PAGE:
The town has essential amenities such as restaurants, bars, and shops, but even traveling from town to crag will require a car. For a broader range of services and supplies, consider nearby towns like Balaguer and Lleida.
When to Go
Oliana is a year-round climbing destination but is best in the shoulder seasons and winter. During these periods, the weather is ideal for climbing, with comfortable temperatures and minimal rain.
Closer to central winter, however, the weather can be unpredictable, and night temperatures plummet (camping can be a freezefest in the winter!). Like elsewhere in Catalunya, summers are sweltering, and not an ideal time to climb.
Though Margalef and Oliana are also among Catalunya’s “Big Three,” Siurana is the largest and most well-known sport climbing area of them all, and perhaps the most famed sport climbing crag in Europe.
Surrounding the pristine eponymous hilltop village, Siurana’s limestone is world-class, rife with intricately sculpted sinker pockets and pristine edges, arrayed over orange, blue, yellow & black streaked cliffs.
The climbing here is generally quite precise and technical, on near-vertical walls. Siurana’s climbing is spread out between more than two dozen individual crags, however, so there’s something for everyone here, ranging from 100-foot slabs to short, overhung powerfests. There are few tufas, however, so those looking for that style of climbing are better served at Margalef.
The Siurana Climbing Guidebook is the recommended resource for exploring the climbing Siurana offers, though there are other guidebook options, and the Mountain Project page for this crag is better than Margalef and Oliana’s.
Note: Grades in Siurana are fairly stiff. Be warned. Don’t come with a fragile ego.
Where to Stay
Siurana has a variety of guesthouses and camping areas. The village itself offers lodging options, as do nearby towns like Cornudella de Montsant and Prades. To secure lodging, consider booking in advance, especially during peak climbing seasons. Again, a car is recommended.
When to Go
Like Margalef and Oliana, Siurana is best visited between autumn and spring to avoid high temperatures. Most climbers travel there between November and March. Summers are a no-go. Winter temps are more moderate than Oliana, with Siurana being a mere 20 miles from the Mediterranean.
Free Camping in Catalunya
Wild or “free” camping is permitted in many parts of Catalunya, but there are legal restrictions to keep in mind. The key is to be respectful and follow basic responsible camping practices (Leave No Trace). Camp away from private property, urban areas, and designated protected areas, and in general, always use good judgment and err on the side of caution. Wild camping is a privilege, not a right, and poor behavior on the part of campers will result in increased regulation (if not outright bans).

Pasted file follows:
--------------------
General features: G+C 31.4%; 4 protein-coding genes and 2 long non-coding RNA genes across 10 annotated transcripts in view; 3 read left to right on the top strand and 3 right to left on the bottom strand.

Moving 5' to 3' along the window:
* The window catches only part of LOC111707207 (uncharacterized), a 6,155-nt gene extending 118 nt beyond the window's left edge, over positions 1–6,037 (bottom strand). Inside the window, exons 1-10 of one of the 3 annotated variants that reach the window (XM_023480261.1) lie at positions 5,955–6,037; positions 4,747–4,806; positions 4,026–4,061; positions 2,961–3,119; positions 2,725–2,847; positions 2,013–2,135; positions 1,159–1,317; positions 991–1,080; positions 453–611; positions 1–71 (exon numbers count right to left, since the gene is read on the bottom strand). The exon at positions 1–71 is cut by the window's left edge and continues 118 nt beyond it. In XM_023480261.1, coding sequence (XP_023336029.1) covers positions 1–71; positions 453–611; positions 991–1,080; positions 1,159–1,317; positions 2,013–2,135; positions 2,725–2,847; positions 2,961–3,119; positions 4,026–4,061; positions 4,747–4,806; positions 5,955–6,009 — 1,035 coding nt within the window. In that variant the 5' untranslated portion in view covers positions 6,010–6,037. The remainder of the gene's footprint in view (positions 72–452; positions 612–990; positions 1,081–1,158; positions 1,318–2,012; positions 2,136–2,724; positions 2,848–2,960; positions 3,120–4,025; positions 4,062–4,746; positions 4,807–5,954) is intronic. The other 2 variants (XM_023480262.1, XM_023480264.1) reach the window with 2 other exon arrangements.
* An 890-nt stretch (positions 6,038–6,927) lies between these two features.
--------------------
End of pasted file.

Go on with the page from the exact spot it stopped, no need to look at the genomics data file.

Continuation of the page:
Catalunya generally has an arid climate, and open fires are prohibited in many areas around Catalunya due to the risk of wildfires. Check local regulations and if building a fire, use designated fire rings or practice extreme caution.
Another thing to note, Catalunya has a rich and longstanding cultural heritage, and some free camping areas may be near cultural sites or historic monuments. All three of the above crags are quite close to historic sites, particularly Siurana. Always show respect for local customs and historical sites, and follow specific guidelines in those areas.
The Catalunya Climbing Community
Overall, the climbing community in Spain and Catalunya is extremely welcoming. There’s a reason many pros, including Chris Sharma, call the region home!
There are many, but the group “Climb Catalunya” is one great resource for visiting climbers, offering guided trips and other assistance ranging from weekend getaways to educational courses. They also have a “buddy scheme” to offer partners for experienced climbers who don’t need a guide.
Otherwise, if you have the time, visit gyms in Barcelona, stay at climber-established lodging, and in general attempt to connect with local climbers. This is the best way to learn more about the climbing in Catalunya.
While Margalef, Siurana, and other popular areas are becoming more well-known, with most of the crags in Catalunya, it’s best to use local guidebooks and connect with local climbers. The region is seeing rapid development, and international resources like Mountain Project are often woefully out of date, often only listing the tip of the iceberg regarding routes and crags.
It’s worth noting that climbing in Catalunya is difficult without a car. As mentioned above, all three of the best crags in the region are around two hours from Barcelona, and even Margalef and Siurana, which are much closer than Oliana, are an hour’s drive (40km) apart. Most crags are best reached via car from the nearest village, as well.